Toronto News ~ Toronto Focus
There are lots of fascinating nuggets in this document, all painting the mayor as a guy with lots to hide, but commenter markosaar just asked the obvious question in the most recent Open Mike. Is Rob Ford, mayor of Toronto, a drug mule?
Jacobsen says Lisi was seen putting dry-cleaning from shop tied to drug arrest into Ford's car, white bags too #TOPoli
Police watched Ford and Lisi meet over 100 times: http://bit.ly/Hu9TS6
"On many occasions they followed him to meetings with Ford in parks. Detectives searched the area after and found empty vodka bottles."
"After Ford and Lisi met in person, detectives noticed a pattern. Later in the day, Ford, on his drive home, stopped in at the Esso at Edenbridge Rd. and Scarlett Rd., just a few doors east of the Ford home. While Ford was in the Esso station, which houses his favourite Tim Horton’s, Lisi would drive up in his Range Rover and place a package into Ford’s Escalade, then drive off."
It's okay, Ford's just a mule.
There's so much here I need a little time to digest it and I'd like to hear what Toronto Police Chief Bill Blair says at 11:30, but it's fascinating to see a video that Rob Ford says doesn't exist spark such an investigation and it's difficult to fathom why Ford would meet so often with a drug dealer in such discreet and skeezy ways.
I've known for some time that our mayor is a liar but I didn't realize he was also a drug mule.
Update: Toronto Police Chief Bill Blair says they have the video of Rob Ford smoking crack. Holy shit.
Discuss "Cops Have Crack Video: Our Mayor is a Liar (And possibly a Drug Mule)" (74 comments so far)
In February of 2004, Conan O'Brien brought Late Night to Toronto. I know because I was there.
While in Toronto, he had Scott Thompson from Kids in the Hall fame give him a tour.
This was the conference opening video from TEDxToronto 2013.
When I was a kid, the frustration when riding the subway was that I couldn't get the radio on my Sony Walkman. There was no signal.
Today that frustration has morphed into the sad fact we can't get a cell signal on the subway in Toronto. Most of my life has been spent on the Bloor line which, as you'll see in the handy TTC cell service map below, has very few mobile-friendly pockets.
Way back in 2007, I wrote about the inukshuks that appeared in the Humber River in Etienne Brule Park. I've seen them every summer since, but I've never caught the gentleman who builds them in the act, until now.
Here's the Humber River Inukshuk Man doing his thing. This is like seeing Snuffleupagus!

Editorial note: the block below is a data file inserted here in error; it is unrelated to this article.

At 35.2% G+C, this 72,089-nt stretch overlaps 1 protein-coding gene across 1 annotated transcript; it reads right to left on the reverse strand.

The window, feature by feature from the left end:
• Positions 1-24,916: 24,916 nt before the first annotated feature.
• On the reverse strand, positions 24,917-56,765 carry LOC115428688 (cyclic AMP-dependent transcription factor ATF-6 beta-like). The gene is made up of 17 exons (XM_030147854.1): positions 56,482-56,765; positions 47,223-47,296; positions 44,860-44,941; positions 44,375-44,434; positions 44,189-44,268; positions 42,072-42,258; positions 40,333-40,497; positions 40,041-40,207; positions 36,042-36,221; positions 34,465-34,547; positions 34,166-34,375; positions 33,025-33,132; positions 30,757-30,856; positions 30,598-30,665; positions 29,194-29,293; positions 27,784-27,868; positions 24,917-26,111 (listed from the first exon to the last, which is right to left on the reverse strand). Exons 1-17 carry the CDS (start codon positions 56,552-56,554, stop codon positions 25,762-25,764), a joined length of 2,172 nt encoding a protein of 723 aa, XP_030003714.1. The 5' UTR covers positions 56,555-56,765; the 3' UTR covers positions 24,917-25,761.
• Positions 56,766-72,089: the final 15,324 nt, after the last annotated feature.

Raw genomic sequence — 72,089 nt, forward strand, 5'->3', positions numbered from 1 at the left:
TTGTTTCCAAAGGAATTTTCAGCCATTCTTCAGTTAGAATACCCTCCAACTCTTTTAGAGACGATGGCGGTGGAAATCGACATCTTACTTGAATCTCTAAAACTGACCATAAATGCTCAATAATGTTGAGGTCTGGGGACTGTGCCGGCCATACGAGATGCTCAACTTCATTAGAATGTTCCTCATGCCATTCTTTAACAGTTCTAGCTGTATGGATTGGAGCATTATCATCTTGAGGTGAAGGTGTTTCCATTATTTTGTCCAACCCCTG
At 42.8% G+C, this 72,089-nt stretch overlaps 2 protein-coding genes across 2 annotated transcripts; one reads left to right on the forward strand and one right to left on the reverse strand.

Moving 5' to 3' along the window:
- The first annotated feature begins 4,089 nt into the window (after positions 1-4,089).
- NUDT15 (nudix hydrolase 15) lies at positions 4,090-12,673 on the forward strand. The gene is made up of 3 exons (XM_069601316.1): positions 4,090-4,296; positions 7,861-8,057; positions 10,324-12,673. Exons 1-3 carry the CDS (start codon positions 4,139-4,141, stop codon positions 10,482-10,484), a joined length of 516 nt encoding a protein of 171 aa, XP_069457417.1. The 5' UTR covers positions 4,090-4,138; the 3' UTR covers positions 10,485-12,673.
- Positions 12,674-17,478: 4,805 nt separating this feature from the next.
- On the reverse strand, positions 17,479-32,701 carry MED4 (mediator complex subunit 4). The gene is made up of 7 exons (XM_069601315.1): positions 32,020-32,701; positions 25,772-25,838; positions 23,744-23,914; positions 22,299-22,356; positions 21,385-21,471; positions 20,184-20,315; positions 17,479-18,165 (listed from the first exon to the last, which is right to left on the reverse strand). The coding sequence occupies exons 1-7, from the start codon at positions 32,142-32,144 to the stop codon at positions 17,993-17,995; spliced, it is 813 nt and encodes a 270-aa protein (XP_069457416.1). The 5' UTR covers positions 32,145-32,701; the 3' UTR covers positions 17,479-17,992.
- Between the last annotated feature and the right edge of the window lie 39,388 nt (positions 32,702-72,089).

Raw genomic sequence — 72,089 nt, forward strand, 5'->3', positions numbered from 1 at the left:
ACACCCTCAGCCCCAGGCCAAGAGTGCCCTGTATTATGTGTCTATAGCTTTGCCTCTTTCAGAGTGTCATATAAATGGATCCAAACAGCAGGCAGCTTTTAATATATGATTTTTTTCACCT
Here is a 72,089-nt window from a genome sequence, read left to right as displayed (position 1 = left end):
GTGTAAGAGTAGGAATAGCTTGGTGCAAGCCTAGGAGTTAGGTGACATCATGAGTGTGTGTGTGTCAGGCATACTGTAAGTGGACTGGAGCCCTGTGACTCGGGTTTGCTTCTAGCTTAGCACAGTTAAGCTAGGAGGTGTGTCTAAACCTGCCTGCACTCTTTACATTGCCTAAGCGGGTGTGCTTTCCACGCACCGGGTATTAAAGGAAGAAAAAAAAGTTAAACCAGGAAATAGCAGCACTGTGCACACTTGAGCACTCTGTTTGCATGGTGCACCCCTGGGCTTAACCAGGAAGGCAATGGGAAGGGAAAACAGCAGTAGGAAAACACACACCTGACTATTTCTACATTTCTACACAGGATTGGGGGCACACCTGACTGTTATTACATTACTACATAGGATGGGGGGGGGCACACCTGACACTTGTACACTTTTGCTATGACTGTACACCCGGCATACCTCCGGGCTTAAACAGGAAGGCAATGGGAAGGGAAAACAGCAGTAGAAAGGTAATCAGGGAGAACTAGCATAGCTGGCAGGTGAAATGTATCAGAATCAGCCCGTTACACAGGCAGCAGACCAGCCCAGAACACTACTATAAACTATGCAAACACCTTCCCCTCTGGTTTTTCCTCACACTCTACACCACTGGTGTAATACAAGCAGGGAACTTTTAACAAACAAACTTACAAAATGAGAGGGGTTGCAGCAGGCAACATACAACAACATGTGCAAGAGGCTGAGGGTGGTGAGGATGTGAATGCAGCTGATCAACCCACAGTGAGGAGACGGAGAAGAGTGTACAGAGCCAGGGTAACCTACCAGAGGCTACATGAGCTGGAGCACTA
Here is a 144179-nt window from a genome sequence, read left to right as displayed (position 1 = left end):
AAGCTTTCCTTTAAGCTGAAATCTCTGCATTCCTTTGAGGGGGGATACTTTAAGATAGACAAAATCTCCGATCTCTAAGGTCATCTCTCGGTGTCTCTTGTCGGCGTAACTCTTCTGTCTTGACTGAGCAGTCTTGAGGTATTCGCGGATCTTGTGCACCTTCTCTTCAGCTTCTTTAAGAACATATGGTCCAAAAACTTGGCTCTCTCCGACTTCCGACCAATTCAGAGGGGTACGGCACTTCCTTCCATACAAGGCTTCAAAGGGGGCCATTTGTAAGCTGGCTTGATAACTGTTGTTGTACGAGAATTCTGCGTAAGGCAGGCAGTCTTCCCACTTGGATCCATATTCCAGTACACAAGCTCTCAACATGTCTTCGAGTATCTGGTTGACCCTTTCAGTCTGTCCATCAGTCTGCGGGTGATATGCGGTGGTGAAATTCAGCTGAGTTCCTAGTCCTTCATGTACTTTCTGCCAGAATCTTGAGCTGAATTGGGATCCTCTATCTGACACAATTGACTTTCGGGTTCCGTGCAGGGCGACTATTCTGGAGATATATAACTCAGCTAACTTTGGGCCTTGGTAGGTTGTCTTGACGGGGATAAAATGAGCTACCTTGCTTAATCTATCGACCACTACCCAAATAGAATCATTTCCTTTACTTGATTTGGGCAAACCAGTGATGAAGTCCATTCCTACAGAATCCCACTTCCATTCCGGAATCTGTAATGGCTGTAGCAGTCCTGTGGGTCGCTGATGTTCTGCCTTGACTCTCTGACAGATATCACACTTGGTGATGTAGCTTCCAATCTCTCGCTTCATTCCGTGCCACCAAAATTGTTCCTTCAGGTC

Honest Ed's discount store is up for sale. The Bloor and Bathurst property is likely worth a small fortune and with Walmarts and Targets popping up everywhere, this is the beginning of the end of Honest Ed's.
When Ed Mirvish passed away in 2007, I shared my memories of the place. Here's what I wrote about Honest Ed's.
Honest Ed Mirvish passed away earlier today, and that's got me thinking about the man and what he meant to this city. His annual Christmas turkey giveaway is legendary and Mirvish Productions has brought a great deal of theatre to Toronto, but I'm going to focus on more personal memories of Ed.
My mom often told me stories about going to Honest Eds with her mother. It was always a big event and these trips were highlights of my mom's childhood, as money was tight and bargains were to be had. My grandmother, who was born the same year as Ed, led these Honest Eds expeditions and she would glow when she spoke of Ed Mirvish.
If there was a big event to celebrate, my grandmother would invite the entire family to Old Ed's Warehouse at King Street West and Duncan Street. Old Ed's Warehouse, in her opinion, was the place to go. It's since closed, but I have memories of getting dressed up to go to Old Ed's Warehouse for an English cut of roast beef, rolls, kosher dill pickles, mashed potatoes, Yorkshire pudding and canned peas, not exactly a kid's ideal meal.
For years I attended a school near Bathurst and Bloor for one day a week. We'd take the subway to Bathurst and I'd see those lights and signs which always brought a smile to my face. I didn't personally shop at Honest Eds, but I liked knowing I could go there and score a 99¢ tee shirt if I needed one.
Honest Ed was a Toronto institution who gave us Honest Ed's and Mirvish Productions, but I'll always remember him for the stories he gave my grandmother and mom. He will be missed.
Toronto city council votes Tuesday to approve $1.9-million to support the Pan Am Path. The Pan Am Path is an ambitious bike route that would connect over 80km of trails across Toronto.
Starting at the Claireville Reservoir in the west end of the city, the Pan Am Path follows the Humber River down to the waterfront, traversing the Martin Goodman Trail to the Don River where it continues North before transferring to the Hydro Corridor in the East end of the city. The trail follows the corridor to Highland Creek where it ends at the shore of Lake Ontario, just a few minutes south of Rouge Park.
Here's the map of the Pan Am Path, which would be ready by the 2015 Pan Am/Parapan Am Games.
I hope we build this path. We deserve it.
I sometimes bike a path that goes through West Deane Park. I have no idea what it's called, but it starts near Eglinton and Martin Grove and loops back at Kipling and Burnhamthorpe. It very well may be named West Deane Park.
It's a good lunchtime trail in that I can do it in less than 30 minutes, but two days after The Rainfall, it was more like an obstacle course. Parts of the trail are under a foot of water, other parts are blocked by fallen trees. It was actually a lot of fun.
Previous 1 2 3 4 5 6 7 8 9 10 11 12 13 14 15 16 17 18 19 20 ... 56 Next
Want more Toronto Mike blog entries? Visit the archives.